GET request from an HTTP client begins with the GET verb (note that the verb uses all capital letters) and ends with the ASCII characters carriage return (CR) followed by line feed (LF). This appears as the hexadecimal characters OD OA in the last two bytes of the GET request in a Network Monitor trace.
For more information, visit the following RFC Web site:
NOTE: This example assumes that the Web server is configured to use the default HTTP port (TCP 80). If the Web server is listening on a different port, substitute that port number in the first line of the example. Also, this example does not work properly over an HTTPS/SSL connection (TCP 443, by default), because the telnet client cannot negotiate the necessary encryption commands to establish the SSL session. Although an initial connection is possible over the HTTPS/SSL port, no data is returned when you issue a GET request.
Enable Local EchoBy default, the telnet client that is included with Microsoft Windows does not have the Local Echo option enabled, so the second command does not appear to be received by the server, although it is. To enable Local Echo, use one of the following methods after the first command:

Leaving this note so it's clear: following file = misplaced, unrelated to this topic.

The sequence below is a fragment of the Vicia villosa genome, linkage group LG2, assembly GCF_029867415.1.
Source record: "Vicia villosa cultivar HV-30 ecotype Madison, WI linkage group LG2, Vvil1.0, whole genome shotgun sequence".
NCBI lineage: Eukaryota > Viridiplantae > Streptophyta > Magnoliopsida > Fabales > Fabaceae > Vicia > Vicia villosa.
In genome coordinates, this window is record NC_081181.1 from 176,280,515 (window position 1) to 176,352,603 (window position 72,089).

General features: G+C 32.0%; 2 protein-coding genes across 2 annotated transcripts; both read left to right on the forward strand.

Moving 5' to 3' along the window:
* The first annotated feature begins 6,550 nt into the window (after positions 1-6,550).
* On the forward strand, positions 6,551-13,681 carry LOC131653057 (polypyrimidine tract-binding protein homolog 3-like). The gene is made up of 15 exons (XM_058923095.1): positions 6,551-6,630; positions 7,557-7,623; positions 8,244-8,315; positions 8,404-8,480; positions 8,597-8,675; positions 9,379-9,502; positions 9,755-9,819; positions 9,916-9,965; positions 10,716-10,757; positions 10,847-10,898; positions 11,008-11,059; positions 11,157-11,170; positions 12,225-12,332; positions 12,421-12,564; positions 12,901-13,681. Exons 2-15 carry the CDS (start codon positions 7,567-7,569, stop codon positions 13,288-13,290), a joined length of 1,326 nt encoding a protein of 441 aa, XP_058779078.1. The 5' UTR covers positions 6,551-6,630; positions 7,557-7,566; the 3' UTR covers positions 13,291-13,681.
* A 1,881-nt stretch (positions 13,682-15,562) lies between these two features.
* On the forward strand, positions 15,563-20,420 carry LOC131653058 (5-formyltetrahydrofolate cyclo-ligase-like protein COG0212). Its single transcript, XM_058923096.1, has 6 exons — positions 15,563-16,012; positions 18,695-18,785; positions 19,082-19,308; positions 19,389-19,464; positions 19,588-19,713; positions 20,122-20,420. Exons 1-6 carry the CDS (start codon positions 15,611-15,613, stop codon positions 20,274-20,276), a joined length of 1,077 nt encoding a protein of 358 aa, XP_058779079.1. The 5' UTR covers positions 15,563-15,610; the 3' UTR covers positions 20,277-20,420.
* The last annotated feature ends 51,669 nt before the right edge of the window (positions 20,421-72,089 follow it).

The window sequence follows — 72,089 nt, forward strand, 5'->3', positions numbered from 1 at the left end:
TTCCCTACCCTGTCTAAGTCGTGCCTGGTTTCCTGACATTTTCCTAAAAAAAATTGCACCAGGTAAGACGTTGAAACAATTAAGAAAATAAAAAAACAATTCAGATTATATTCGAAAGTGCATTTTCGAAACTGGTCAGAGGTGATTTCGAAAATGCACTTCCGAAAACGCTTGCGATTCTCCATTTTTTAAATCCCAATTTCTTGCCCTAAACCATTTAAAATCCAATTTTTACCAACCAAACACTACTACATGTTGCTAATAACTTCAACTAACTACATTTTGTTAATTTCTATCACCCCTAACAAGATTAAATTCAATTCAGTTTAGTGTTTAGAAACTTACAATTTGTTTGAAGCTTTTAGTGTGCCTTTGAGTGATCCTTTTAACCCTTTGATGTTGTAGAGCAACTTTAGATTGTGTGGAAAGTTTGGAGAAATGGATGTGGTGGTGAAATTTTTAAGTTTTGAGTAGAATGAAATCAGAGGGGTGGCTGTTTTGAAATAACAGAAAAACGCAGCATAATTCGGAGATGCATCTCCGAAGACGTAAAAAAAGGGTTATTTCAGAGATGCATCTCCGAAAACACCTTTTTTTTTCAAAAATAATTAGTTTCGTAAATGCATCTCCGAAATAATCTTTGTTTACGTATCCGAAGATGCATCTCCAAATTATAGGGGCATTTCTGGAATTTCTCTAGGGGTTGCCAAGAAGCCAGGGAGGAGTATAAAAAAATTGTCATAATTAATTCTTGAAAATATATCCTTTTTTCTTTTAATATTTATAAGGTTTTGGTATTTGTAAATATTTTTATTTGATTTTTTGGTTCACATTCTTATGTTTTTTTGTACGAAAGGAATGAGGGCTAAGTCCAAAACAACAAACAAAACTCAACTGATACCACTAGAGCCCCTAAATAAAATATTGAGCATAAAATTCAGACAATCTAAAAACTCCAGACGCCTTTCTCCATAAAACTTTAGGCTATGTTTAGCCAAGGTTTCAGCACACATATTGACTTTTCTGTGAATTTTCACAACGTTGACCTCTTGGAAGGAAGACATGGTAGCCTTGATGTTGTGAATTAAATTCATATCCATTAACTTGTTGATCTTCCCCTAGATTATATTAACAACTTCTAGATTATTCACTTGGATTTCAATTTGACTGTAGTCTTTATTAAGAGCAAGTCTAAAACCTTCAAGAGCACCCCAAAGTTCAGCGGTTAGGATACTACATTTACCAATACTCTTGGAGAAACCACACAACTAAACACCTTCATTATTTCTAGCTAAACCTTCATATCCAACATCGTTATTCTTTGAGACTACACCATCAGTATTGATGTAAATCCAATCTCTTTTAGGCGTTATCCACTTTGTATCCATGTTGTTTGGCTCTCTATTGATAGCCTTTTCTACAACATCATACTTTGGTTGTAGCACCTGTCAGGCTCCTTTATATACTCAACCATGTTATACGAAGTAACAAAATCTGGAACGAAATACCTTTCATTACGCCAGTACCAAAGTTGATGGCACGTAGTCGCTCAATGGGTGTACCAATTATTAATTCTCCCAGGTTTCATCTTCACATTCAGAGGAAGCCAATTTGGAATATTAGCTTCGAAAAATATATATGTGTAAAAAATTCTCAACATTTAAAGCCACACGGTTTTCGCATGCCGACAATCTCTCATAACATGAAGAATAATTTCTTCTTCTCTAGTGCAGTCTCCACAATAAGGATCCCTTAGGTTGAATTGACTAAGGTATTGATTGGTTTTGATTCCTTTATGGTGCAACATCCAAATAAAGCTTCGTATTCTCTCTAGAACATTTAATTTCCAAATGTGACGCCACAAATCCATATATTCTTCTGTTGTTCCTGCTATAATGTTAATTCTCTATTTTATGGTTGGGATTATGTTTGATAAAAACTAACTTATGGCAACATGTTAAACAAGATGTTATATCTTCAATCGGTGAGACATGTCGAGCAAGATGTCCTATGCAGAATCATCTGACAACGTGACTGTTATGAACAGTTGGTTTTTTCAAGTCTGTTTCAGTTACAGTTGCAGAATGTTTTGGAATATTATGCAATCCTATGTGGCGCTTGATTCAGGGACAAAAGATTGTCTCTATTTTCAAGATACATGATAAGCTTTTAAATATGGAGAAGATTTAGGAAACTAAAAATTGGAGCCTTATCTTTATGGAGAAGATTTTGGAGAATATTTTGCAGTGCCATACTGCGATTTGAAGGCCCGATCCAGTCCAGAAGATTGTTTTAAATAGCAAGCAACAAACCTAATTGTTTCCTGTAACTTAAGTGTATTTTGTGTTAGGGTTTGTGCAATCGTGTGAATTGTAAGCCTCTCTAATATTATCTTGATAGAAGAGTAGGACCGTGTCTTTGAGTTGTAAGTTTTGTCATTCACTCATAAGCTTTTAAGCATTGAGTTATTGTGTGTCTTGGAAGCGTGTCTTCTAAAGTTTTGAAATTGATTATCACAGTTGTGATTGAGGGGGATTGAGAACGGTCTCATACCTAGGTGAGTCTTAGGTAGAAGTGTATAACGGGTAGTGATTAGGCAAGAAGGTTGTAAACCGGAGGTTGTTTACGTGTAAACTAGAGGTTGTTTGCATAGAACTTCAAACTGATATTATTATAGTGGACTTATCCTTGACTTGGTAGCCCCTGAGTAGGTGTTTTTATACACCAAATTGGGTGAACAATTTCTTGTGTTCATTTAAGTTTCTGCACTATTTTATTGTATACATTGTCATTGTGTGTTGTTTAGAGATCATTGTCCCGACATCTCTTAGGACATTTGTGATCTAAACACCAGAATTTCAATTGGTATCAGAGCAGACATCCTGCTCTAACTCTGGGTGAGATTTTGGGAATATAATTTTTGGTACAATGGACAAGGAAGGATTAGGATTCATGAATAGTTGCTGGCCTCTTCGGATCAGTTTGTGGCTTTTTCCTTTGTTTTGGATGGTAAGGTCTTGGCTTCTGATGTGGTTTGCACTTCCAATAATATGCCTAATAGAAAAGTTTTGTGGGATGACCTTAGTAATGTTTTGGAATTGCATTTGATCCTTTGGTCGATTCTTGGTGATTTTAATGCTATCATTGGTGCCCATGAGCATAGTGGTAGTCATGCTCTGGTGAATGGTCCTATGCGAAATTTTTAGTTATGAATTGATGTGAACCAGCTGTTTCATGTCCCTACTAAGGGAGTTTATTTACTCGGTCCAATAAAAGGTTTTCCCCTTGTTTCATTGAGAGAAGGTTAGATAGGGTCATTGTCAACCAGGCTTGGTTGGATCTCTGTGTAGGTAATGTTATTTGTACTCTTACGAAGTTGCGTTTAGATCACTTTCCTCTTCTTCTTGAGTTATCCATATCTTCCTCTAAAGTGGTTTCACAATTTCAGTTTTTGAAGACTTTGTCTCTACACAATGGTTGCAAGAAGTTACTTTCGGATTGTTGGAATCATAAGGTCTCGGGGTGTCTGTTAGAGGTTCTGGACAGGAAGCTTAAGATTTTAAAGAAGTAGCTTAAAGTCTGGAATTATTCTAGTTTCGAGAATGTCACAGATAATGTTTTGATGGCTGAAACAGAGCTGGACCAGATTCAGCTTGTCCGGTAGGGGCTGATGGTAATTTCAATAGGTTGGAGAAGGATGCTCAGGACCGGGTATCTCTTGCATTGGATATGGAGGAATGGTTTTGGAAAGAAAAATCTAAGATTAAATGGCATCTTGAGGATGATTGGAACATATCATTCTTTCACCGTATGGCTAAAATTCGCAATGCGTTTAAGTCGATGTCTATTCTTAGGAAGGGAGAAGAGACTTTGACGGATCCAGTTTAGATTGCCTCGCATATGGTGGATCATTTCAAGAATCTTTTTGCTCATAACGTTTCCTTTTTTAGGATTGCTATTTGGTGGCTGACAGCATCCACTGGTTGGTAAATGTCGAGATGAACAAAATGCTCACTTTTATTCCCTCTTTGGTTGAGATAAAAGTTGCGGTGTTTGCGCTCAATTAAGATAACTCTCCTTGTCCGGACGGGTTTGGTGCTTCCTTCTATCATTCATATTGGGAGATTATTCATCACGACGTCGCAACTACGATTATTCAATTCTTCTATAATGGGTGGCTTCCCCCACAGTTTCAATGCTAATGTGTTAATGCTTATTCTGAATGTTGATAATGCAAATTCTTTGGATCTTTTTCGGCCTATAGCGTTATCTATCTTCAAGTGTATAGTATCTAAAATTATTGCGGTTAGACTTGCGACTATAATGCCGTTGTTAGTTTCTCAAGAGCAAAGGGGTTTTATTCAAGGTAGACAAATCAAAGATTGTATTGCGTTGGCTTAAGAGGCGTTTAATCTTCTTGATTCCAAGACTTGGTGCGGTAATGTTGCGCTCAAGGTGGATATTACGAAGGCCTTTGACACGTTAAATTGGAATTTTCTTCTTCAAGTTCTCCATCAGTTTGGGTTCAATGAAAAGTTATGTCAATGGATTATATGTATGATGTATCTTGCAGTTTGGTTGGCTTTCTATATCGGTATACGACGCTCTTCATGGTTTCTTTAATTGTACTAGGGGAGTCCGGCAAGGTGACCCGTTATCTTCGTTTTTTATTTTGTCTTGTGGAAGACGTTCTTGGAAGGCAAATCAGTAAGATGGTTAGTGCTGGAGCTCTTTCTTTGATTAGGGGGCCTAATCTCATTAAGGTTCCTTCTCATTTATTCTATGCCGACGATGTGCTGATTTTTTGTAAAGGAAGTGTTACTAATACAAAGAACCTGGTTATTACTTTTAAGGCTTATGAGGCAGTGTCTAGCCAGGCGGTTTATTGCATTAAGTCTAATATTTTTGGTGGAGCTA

Microsoft Windows 95, Microsoft Windows 98, Microsoft Windows Millennium Edition (Me), or Microsoft Windows NT 4.0
- On the Terminal menu, click Preferences.
- Click to select the Local Echo check box.
Microsoft Windows 2000 and Microsoft Windows XP
- Click Start, click Run, and then type telnet.exe to start the telnet program.
- Type the following command:For Windows 2000:set local_echoFor Windows XP:set localecho
- Press the ENTER key one time on a blank line to quit the configuration and return to the telnet session.
Character Set 128-255
After you type the last number, release the ALT key. In the case of the GET request that this article uses as an example, type the following command (note that the numbers are typed on the keypad):
Article ID: 279466 - Last Review: Aug 17, 2009 - Revision: 1